In the past I made the point that one of the pillars that build this company is Nakama, friendship. But it’s only now that we’re a 5-headed team that I realize why I wanted that, and what it entails. People I work with appreciate that I’m open, direct, and honest, sometimes so honest and direct that I even risk a project. As I see it, it’s sometimes bold, sometimes pure stupidity.

“The goal, then, is to uncouple fear and failure—to create an environment in which making mistakes doesn’t strike terror into your employees’ hearts.” ~Ed Catmull, Creativity, Inc.

The reason I wanted Nakama, is that I believe that when people connect somewhere below the surface, they can work so efficiently with each other that it has a direct effect on the physical output of the company. As we’re a creative agency focusing on video, that connection means that people can let their creativity go, without fear that what they produce could be wrong. How to handle failure could very well be another topic here on this blog. I think it is important to make mistakes, but it’s wrong not to, and it’s even more wrong to doom people for a failure.

Come, as You Are. Stay, as You Are

Come, as you are. Stay, as you are. You’re welcome here, with warts and all. It’s become almost a credo people talk about. They appreciate that they can give their best, without the fear that, what they produce, is a total failure. People who are not comfortable with the creative process sometimes neglect this. They see the first version of a thing and feel like that’s what they get at the end. That’s (one of) the (many) reason(s) why creative people have such a hard time. They produce a first version, and it’s shit, and so people, i.e. their customers, say they’re shit.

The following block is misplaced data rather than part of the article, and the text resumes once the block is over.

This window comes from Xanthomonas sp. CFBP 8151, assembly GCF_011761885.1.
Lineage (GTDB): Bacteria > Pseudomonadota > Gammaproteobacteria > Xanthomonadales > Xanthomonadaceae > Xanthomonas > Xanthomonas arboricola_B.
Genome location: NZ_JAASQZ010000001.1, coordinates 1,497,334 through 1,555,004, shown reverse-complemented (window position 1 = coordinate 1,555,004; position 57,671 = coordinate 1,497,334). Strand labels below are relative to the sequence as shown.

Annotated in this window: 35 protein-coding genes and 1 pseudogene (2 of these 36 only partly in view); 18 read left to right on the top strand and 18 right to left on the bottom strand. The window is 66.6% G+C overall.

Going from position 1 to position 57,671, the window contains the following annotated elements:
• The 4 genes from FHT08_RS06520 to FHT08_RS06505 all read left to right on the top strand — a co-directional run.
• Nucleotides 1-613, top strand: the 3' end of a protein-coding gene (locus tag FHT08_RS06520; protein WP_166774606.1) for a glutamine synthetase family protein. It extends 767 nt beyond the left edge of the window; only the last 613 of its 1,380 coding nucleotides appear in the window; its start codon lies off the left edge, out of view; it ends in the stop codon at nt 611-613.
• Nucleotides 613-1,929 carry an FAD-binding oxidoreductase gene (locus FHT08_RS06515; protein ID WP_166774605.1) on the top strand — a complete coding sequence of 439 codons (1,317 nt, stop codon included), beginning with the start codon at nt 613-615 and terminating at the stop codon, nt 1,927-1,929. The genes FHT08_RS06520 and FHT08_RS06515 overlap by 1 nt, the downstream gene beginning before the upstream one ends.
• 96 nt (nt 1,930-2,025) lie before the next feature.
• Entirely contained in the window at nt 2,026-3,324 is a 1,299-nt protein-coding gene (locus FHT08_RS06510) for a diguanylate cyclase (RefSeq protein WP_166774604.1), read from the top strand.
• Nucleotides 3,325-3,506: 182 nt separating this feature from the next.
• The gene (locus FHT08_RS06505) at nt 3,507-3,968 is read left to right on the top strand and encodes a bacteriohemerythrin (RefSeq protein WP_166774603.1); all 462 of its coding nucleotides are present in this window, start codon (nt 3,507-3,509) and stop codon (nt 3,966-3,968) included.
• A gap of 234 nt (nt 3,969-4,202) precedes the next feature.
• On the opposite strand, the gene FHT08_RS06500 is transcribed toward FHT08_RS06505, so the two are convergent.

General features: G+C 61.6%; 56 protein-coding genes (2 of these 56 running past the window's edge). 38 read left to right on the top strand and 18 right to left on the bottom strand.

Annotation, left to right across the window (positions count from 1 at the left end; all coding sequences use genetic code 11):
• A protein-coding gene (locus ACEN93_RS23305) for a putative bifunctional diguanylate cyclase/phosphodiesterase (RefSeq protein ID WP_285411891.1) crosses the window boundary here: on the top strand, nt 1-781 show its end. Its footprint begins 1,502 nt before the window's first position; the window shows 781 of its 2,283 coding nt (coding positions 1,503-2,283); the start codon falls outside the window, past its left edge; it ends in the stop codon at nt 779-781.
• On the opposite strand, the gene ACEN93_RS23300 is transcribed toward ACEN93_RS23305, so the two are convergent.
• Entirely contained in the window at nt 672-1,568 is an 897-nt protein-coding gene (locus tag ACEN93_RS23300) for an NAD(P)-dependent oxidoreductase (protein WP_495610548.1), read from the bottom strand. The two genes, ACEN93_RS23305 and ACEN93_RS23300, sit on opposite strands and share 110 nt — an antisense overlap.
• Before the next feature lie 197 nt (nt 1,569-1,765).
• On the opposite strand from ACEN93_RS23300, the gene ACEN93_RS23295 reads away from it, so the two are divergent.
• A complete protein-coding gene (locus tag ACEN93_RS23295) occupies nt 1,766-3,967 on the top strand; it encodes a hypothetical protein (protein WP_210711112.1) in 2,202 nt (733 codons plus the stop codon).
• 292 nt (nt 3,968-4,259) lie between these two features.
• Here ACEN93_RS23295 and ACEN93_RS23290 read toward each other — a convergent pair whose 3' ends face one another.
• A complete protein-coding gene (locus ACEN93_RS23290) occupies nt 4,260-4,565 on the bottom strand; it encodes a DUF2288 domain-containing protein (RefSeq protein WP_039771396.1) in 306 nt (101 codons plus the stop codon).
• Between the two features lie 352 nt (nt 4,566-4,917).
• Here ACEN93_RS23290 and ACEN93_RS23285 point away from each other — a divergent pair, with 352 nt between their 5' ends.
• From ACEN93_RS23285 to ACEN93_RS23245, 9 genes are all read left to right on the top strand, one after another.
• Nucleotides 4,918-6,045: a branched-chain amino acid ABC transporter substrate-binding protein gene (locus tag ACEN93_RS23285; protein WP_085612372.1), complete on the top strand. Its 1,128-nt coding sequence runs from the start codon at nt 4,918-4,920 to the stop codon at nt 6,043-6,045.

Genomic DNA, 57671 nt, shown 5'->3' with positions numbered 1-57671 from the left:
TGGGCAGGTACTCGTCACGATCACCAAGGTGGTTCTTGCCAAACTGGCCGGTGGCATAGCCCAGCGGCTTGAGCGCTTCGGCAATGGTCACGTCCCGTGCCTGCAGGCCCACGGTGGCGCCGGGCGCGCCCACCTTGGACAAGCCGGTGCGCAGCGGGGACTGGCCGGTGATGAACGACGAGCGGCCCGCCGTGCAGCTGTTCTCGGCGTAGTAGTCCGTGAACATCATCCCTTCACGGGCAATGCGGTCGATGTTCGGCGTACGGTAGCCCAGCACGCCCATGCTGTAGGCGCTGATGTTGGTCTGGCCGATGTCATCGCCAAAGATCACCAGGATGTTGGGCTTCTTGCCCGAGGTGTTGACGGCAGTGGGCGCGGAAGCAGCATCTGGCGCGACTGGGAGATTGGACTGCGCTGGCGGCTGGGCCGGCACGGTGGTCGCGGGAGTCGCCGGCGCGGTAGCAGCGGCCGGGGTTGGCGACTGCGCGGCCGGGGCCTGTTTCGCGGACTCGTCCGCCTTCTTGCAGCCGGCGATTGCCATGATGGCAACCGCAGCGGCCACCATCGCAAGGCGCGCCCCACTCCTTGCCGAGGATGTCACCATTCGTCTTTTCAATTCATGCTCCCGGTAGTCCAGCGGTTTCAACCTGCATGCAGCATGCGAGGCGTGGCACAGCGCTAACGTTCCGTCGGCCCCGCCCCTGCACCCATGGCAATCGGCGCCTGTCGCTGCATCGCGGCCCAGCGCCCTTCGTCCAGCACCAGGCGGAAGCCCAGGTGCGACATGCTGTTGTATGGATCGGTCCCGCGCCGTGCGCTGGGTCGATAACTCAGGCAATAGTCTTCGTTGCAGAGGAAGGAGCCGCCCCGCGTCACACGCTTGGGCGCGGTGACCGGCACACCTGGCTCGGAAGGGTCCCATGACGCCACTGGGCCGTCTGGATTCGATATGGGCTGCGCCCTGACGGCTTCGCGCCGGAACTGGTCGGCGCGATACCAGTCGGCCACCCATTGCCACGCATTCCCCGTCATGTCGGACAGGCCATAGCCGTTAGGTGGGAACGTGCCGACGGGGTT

“Failure isn’t a necessary evil. In fact, it isn’t evil at all. It is a necessary consequence of doing something new.” ~Ed Catmull, Creativity, Inc.

Of course we’re creative people, we’re used to that kind of “feedback”. That doesn’t mean it’s nice though. You have to have a thick skin as creative person. People don’t see the thing that’s already in one’s head when we start our work. But it’s that picture that allows us to eventually realize it. That kind of “valuable feedback” however, be it from our parents, dear friends, or other groups close to us, leaves scars. Deep, ugly scars. After 30 years in the business you must wonder why would you still keep up with this shit?

I can tell you why. Because it’s who you are. You got all those warts. Those scars stuck with many of us for such a long time that they’re part of who we became.

Find the People You Need

Which brings me back to Nakama and team building. When you have a team where it’s okay to show those scars, people start to make deeper connections. To make this easier, people need a place where they feel free to talk about personal topics. We’re a connected team, and so I feel there needs to be a thing that let people share personal thoughts and chitchat. It’s that kind of freedom and peace that builds Nakama.

“Getting the right people and the right chemistry is more important than getting the right idea.” ~Ed Catmull, Creativity, Inc.

Finding a place where you have found other folks who are just as you — with warts and all.